Examining empathy in Autism Spectrum Disorders: cognitive, subjective and physiological correlates of the perception of pain

Doctoral Thesis


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University of Cape Town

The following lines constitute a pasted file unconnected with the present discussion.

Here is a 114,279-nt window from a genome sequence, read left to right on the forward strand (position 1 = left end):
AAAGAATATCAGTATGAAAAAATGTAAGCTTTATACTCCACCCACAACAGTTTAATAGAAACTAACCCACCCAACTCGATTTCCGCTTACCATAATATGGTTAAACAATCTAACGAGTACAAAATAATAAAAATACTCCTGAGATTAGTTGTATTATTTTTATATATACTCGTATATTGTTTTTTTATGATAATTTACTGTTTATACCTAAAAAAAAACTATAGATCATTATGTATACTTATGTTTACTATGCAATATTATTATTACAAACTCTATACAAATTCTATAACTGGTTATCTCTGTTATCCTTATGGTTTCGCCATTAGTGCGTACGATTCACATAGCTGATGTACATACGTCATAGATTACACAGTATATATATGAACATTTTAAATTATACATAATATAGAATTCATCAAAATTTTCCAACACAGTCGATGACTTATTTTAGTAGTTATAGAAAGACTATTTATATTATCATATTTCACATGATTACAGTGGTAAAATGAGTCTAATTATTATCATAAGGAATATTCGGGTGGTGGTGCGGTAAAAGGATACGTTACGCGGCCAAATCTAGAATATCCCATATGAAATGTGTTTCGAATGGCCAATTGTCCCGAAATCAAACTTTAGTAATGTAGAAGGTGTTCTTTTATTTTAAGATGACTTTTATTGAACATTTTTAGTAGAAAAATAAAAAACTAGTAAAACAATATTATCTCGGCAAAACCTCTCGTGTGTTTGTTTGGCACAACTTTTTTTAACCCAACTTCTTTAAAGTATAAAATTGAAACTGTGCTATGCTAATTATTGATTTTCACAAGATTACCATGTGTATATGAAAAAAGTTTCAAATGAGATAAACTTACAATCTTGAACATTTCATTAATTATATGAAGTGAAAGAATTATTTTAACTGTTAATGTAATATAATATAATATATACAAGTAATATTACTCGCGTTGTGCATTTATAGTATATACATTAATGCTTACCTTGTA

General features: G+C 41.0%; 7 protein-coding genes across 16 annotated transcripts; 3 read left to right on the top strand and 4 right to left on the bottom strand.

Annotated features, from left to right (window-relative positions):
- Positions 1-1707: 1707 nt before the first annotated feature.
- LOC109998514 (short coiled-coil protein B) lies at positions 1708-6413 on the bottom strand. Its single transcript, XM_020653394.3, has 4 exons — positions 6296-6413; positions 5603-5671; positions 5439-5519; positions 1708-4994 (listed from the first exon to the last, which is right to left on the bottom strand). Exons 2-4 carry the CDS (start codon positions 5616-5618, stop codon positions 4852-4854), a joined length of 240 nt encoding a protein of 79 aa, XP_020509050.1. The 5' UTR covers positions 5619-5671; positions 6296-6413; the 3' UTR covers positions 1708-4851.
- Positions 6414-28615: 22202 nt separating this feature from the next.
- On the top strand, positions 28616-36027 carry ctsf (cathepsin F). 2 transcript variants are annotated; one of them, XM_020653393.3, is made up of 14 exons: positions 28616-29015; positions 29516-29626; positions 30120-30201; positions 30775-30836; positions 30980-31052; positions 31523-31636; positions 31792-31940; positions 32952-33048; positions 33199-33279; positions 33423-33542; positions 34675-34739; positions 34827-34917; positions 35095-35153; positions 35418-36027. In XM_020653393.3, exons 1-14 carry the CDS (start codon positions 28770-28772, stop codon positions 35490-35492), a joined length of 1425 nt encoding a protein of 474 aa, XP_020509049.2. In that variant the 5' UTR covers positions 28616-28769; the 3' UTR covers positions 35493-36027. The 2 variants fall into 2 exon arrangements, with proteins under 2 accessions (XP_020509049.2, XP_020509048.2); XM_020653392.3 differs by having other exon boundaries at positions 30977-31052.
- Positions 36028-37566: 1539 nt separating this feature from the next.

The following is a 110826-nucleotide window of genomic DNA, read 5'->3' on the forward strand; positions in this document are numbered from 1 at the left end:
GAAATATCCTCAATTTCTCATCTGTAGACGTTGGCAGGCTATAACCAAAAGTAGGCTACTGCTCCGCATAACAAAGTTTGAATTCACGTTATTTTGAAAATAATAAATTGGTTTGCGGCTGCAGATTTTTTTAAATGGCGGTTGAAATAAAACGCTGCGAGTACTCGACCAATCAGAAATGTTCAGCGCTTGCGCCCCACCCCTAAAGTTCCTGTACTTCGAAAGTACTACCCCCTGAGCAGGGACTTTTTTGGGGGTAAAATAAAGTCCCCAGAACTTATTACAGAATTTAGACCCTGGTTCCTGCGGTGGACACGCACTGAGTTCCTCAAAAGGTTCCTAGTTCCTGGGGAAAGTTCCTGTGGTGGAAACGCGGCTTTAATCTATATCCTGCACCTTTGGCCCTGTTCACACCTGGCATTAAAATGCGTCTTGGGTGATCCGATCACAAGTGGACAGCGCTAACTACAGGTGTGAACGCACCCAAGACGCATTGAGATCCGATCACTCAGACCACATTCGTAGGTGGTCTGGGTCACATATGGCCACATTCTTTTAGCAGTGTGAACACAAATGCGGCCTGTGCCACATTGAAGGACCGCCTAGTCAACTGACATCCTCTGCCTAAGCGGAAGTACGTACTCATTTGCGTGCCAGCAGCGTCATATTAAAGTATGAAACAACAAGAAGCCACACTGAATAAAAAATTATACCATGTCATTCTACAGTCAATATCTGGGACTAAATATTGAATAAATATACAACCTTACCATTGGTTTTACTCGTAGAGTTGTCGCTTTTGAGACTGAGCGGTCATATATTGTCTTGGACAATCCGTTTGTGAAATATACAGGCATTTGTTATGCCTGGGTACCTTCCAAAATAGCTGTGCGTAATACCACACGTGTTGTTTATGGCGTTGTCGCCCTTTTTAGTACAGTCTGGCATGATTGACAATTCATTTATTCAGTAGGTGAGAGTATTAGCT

Social-communication impairments in autism spectrum disorder (ASD) are often ascribed to deficits in empathy. I argue that social-communicative deficits in ASD stem from impairments in specific aspects of empathy, rather than a general empathy impairment. Empathy is defined as the sharing of another's emotion (affective empathy), understanding others' mental states (cognitive empathy), and regulation of one's own emotional state (self-regulation). Empathy can also lead to muscle mimicry and empathic concern for another's wellbeing. I argue that empathy should be measured on multiple levels: cognitive, subjective and physiological. Particularly, measurement of autonomic regulation can contribute to characterising the empathy profile in ASD. Furthermore, confounding factors such as lack of understanding of one's own emotions, or alexithymia, must be accounted for when measuring empathy. I measured subjective trait empathy ratings in people with varying levels of autism traits (N₁ = 519 & N₂ = 98, ages 14 - 45). I also investigated the association between physiological arousal, trait empathy, and empathic concern for (1) sensory pain and (2) facial pain expressions, controlling for alexithymia (N = 98); and examined the evidence for atypical autonomic arousal at rest and during empathy-induction in individuals with ASD. Autism traits were negatively correlated with cognitive empathy and self-regulation, but were not associated with atypical affective empathy per se. However, individuals with poor self-regulation showed heightened subjective affective states, whereas alexithymic individuals showed reduced affective empathy to facial pain expressions. Regarding the autonomic regulation of empathy, there was a significant association between autonomic arousal and affect regulation: Low sympathetic arousal and concurrent high parasympathetic arousal at rest predicted smaller changes in personal distress during pain observation than did autonomic co-inhibition. However, resting state arousal did not predict absolute affective state levels or dispositional empathy, and was not associated with amount of autism traits. In conclusion, the findings do not support the hypothesis of global empathy deficits in ASD. The results suggest that interventions focusing on own-emotion identification and self-regulation skills are important, but caution against the over-hasty adoption of interventions targeting resting state autonomic arousal, which was not related to either ASD or dispositional empathy.